Speakers and participants at the recent Global Digital Currency Conversation (GDCC) Summit in Brisbane believe the current regime of banking and finance regulation is struggling to accommodate peer-to-peer digital currency transactions. Appropriate regulation must address the needs of commercial users, personal users, law enforcement, and the social good.

With traditional forms of online payment, Australians are accustomed to a high level of protection. Consumers are empowered to recover unauthorised payments and to dispute payments when an item is not received or is not as described. Online banks provide encryption to protect funds.

The risks of fraud under the current regulatory regime are therefore borne by sellers. Companies such as ReD, represented by Naomi Nixon, analyse transactions to identify suspicious activity in order to protect online sellers from financial losses. Other speakers, such as Ryan Singer of Domus Tower Inc and Nigel Phair from the University of Canberra Centre for Internet Safety suggested that digital currencies such as Bitcoin may place the burden of risk back onto consumers.

This is because, in digital currency transactions, there are no intermediaries offering to safeguard digital accounts or provide compensation for purchases gone awry. Bitcoin transactions are generally not reversible, even if they are mistaken or fraudulent. The onus of securing a digital wallet against malware and unauthorised access rests on the owner. Digital files containing details of bitcoins can be lost or accidentally deleted with no avenue for recovery.

Much of the regulatory burden in the traditional banking sector is aimed at avoiding financial crime where large amounts of funds are held in trust. Digital currencies are not held in trust, but are distributed. The central ledger is visible to all. According to Ivan Zasarsky of Deloitte Australia, the ledger technology of Bitcoin, the block chain, is simply too complicated and therefore uneconomical to attack or tamper with. Ryan Singer argued that this means traditional regulatory oversight will be redundant. Tessa Hoser of Norton Rose Fulbright raised the possibility of open source governance, a substantial conceptual and cultural change from traditional governance.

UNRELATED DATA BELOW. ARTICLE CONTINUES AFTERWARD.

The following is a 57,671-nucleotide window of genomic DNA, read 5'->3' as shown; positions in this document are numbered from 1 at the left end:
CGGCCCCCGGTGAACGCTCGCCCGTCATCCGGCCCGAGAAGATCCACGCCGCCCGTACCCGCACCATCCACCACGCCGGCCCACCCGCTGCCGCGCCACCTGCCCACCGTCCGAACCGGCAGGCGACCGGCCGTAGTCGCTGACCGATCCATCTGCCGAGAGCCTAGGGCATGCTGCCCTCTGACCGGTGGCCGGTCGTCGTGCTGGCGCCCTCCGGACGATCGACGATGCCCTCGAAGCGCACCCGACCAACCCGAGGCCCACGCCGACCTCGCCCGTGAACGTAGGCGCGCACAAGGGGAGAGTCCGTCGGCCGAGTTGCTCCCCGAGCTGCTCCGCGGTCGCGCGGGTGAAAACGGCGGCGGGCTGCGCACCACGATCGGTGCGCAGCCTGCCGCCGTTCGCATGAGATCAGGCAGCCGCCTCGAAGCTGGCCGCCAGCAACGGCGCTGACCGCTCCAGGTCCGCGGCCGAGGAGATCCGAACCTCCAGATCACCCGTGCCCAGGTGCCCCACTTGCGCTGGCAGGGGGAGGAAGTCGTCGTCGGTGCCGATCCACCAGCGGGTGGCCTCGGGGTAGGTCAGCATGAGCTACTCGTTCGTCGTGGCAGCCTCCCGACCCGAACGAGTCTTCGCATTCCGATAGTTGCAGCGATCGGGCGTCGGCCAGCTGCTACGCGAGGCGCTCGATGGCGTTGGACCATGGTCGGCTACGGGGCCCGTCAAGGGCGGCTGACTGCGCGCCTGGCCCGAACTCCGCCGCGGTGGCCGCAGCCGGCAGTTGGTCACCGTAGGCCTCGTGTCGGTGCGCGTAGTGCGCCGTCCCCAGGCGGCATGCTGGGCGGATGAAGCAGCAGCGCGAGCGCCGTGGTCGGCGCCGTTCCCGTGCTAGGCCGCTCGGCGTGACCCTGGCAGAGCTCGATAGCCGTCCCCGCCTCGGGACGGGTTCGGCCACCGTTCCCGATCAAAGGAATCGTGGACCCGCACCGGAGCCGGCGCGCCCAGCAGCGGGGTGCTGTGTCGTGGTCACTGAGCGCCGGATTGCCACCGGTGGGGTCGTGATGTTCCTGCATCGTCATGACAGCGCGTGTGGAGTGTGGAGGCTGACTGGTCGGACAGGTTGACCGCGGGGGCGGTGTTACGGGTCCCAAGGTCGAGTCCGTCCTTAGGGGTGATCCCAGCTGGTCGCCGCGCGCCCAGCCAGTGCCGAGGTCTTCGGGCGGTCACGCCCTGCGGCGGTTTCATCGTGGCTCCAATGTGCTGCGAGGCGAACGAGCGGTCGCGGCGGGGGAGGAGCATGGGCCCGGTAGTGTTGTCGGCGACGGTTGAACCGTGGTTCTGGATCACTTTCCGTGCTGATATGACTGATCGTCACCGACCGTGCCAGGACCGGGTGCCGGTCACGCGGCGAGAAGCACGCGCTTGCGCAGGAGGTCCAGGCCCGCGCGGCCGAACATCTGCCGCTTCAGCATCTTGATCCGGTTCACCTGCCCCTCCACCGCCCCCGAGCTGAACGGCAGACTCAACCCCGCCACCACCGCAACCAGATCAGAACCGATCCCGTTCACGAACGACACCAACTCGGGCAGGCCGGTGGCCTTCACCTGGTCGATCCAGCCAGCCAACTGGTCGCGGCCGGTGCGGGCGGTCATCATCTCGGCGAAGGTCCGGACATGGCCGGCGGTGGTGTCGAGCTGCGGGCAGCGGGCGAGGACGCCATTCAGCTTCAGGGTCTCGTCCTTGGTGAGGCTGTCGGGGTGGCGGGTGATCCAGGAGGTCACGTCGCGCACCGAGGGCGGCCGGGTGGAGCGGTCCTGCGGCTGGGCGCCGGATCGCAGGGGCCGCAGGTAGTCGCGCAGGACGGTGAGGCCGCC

Digital currencies have also attracted the attention of law enforcement agencies because the potential for pseudonymous transactions has obvious criminal application, Nigel Phair said. Bitcoin has been the currency of choice in online marketplaces where illegal goods are traded, such as Silk Road and Black Market Reloaded. The association of digital currencies with criminality is both a regulatory challenge and a factor that limits mainstream adoption.

Speakers agreed that a new regulatory approach will be required as digital currencies enter the mainstream. There was no clear vision of what an appropriate regulatory approach would be, but there was fear in some quarters that excessive or inappropriate regulation could damage the nascent digital currencies industry, leading to loss of business opportunities and related benefits for Australians. Regulation of digital currencies is the subject of a Senate Economics References Committee inquiry, due to report in March 2015.

Further reading:

Image credit: ‘bitcoin accepted’ by Frank Jones licensed CC BY-SA-NC. Image has been cropped.

Regulators grapple with digital currencies: who bears the risk with Bitcoin transactions?
Tagged on:                 

Leave a Reply

Your email address will not be published. Required fields are marked *